The legend of Ian Cole continues to grow.
The former Pittsburgh Penguins defenseman with a bushy red beard is 6 feet 1 inches tall and 219 pounds. In 47 games with the Penguins this season, Cole notched three goals and 10 assists. He blocked 91 shots and dished 69 hits.
Those are only the actual measurements and stats.
Tonight, the Penguins will face the Columbus Blue Jackets and their former teammate who in the past tense has become a giant in many corners of the internet.
Cole was often paired with Justin Schultz for two Stanley Cup runs. This season, Cole was shuffled back and forth from the ice to the press box. Penguins head coach Mike Sullivan was unhappy with the defenseman’s lack of offensive push and overall play.
Pittsburgh Hockey Now wrote extensively about the saga and the Penguins need for Cole in the lineup. PHN never wrote that Cole was the lynchpin of a Stanley Cup run and without him, an early playoff exit was likely.
Days after the Penguins dealt Cole to the Ottawa Senators in the three-team deal which sent Derick Brassard to Pittsburgh with 40 percent of his salary covered, the Columbus Blue Jackets acquired Cole from the Senators.
The Blue Jackets amassed a 10-game winning streak which coincided with Cole’s arrival.
Since the February 23 deal to acquire Brassard, the Penguins have stumbled and the Blue Jackets surged into a playoff seed. And, the legend of Ian Cole began.
In his Pittsburgh absence, Cole has become taller, faster, and tougher. After the trade, he became indispensable to the Penguins Stanley Cup hopes.
Cole’s role with the Penguins was a bottom pairing defenseman and penalty killer. But, that limited role hasn’t limited the legend.
Every time Kris Letang or Matt Hunwick is on the ice for a goal, the legend of Ian Cole grows. For every power-play goal allowed, and every shot not blocked, Cole’s stature becomes larger.
Ian Cole Replacement Differential
The Penguins acquired massive defenseman Jamie Oleksiak from Dallas in December, which seemingly made Cole expendable. In fact, Cole is an impending unrestricted free agent who was unlikely to re-sign with the Penguins, per the Penguins choice.
Make no mistake, Oleksiak upgrades the Penguins top four defensemen, but the loss of Cole has weakened the top six.
The Penguins top six defensemen now include Chad Ruhwedel.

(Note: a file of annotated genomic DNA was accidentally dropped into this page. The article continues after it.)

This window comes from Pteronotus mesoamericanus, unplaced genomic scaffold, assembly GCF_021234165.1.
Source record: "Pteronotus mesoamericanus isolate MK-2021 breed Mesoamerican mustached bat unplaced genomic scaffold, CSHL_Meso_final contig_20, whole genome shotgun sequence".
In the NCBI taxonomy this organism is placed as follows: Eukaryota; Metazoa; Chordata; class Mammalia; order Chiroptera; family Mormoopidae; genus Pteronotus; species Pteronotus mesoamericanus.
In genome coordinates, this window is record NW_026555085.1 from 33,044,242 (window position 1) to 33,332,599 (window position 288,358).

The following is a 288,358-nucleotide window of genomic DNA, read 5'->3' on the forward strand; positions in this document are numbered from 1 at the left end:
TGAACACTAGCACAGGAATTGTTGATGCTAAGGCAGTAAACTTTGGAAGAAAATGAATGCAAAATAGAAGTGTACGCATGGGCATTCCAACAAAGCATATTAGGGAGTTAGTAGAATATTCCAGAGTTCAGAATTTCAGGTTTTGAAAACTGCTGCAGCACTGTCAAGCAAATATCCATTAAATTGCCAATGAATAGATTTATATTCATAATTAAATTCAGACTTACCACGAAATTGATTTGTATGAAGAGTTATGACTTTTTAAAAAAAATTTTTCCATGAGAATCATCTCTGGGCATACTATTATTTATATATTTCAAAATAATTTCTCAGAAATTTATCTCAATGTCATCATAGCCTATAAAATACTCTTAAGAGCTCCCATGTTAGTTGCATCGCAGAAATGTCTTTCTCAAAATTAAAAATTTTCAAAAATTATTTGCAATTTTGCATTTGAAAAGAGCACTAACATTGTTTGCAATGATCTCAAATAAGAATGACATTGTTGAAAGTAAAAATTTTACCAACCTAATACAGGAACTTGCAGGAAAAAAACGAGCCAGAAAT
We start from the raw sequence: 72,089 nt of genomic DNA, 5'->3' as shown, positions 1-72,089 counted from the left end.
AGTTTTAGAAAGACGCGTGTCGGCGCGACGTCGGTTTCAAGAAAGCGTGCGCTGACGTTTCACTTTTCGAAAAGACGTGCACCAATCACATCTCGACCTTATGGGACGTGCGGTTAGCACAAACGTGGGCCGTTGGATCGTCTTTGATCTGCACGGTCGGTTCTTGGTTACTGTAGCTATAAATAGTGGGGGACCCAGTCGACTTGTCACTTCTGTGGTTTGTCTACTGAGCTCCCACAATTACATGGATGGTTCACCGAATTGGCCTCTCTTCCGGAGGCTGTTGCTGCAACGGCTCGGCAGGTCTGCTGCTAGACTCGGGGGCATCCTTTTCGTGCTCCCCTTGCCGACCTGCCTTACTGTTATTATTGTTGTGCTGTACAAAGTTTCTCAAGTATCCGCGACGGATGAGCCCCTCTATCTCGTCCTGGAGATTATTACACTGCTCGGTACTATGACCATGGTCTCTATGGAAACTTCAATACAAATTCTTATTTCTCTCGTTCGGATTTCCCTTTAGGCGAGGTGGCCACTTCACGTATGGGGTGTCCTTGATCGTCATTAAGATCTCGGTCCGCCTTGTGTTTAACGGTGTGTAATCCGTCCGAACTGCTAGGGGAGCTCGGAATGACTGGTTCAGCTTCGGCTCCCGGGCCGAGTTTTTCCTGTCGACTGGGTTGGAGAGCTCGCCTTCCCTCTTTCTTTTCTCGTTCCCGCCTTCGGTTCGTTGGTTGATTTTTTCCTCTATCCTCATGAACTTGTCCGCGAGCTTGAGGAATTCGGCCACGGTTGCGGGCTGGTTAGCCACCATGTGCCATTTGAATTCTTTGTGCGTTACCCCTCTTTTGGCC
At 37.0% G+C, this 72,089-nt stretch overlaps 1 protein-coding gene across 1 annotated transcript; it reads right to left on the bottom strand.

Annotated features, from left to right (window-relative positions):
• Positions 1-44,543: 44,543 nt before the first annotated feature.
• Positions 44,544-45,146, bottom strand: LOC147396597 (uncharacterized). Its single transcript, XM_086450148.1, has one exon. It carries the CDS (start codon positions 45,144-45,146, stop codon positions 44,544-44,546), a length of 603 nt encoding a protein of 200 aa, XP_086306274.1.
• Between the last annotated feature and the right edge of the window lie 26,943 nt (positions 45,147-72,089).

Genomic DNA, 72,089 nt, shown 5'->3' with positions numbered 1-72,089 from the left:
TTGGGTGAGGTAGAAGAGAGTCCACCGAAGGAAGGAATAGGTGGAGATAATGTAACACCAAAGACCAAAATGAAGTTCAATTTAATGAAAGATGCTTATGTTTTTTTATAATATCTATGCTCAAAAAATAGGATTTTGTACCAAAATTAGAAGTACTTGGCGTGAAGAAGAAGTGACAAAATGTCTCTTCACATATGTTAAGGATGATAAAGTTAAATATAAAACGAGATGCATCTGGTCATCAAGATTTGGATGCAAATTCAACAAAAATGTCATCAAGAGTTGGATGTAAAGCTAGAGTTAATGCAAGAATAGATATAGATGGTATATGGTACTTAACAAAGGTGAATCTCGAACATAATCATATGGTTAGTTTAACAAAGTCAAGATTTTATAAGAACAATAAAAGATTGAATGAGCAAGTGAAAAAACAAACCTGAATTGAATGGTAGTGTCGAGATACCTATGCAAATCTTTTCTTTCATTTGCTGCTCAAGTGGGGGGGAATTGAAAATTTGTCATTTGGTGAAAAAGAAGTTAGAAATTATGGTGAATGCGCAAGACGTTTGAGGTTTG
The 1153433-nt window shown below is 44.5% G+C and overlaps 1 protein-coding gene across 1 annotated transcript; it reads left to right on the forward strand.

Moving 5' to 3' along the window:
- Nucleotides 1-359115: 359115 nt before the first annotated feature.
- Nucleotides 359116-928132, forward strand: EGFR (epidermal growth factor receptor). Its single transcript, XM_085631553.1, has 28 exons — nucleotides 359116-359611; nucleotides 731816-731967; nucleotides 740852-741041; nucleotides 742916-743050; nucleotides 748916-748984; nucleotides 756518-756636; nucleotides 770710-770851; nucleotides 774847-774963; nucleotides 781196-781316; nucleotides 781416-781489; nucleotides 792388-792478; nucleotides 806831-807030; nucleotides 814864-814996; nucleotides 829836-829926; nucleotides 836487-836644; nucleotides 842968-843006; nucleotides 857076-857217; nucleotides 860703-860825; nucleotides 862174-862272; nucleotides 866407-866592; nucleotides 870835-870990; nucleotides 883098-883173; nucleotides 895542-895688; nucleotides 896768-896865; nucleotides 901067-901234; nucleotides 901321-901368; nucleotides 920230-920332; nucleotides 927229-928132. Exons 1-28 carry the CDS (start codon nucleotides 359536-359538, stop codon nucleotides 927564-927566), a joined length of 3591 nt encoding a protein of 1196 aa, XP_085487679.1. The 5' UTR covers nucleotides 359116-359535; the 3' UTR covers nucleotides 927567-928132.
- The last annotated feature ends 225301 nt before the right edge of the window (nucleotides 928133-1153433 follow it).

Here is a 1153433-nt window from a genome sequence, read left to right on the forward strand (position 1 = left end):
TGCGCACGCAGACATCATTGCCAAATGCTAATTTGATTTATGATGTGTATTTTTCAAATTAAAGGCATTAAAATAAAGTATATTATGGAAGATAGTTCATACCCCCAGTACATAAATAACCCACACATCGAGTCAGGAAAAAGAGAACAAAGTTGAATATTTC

Ruhwedel is averaging more hits per game (1.52) and than Ian Cole (1.46). Ruhwedel is also averaging almost the same number of blocked shots (.98) as Cole is averaging with Columbus (1.2), though not more than Cole averaged with the Penguins (1.94).
There just isn’t a question Cole is much better than Ruhwedel. Ruhwedel isn’t as strong as Cole and lacks the same gritty on-ice presence. There is a drop-off, both in contribution and ability. However, Ruhwedel does skate well and have a good first pass. And, consider this advanced stat nugget: Ruhwedel’s Corsi rating, 52.2 percent is nearly two full points better than Cole’s rating with the Penguins. The same goes for Fenwick, which credits the shot blocker, not the shooter.
The drop off of contributions from Cole to Ruhwedel seems significantly less than the Penguins endured last season when they were forced to replace Kris Letang on the top pairing with Ron Hainsey.
If the Penguins can march through the NHL with Hainsey on the top pairing, surely they can win with Ruhwedel in place of Cole.
Brassard was the centerpiece of the trade deadline fun because he is a center with a 60-point pedigree and defensive prowess. His six-game point streak was snapped when he left the March 27 game early with an injury. Brassard floundered with Phil Kessel for weeks but finally found chemistry with Conor Sheary and the second power-play unit.
The injury to Brassard cost the center much-needed adjustment time. Brassard has been open about the difficult transition from Ottawa which abandons the offensive zone like someone pulled the alarm, to the Penguins who swarm the offensive zone like there is a Black Friday doorbuster sale.
Stanley Cup Judgement
If the Penguins do not win the Stanley Cup, the defensive dropoff will unlikely be a factor. There are ways to hide a sixth defenseman, including on the bench. If the Penguins win, the substantial leap forward in talent from Riley Sheahan to Brassard on the Penguins third line will undoubtedly be a factor.
Indeed, the trade brought the Penguins more NHL talent than they lost. Much more.
Cole was a valuable member of two Stanley Cup runs. He is an intense player willing to sacrifice his body for the team and loved by teammates for doing so. Cole’s talents should not be diminished or overlooked.
They should not be exaggerated, either.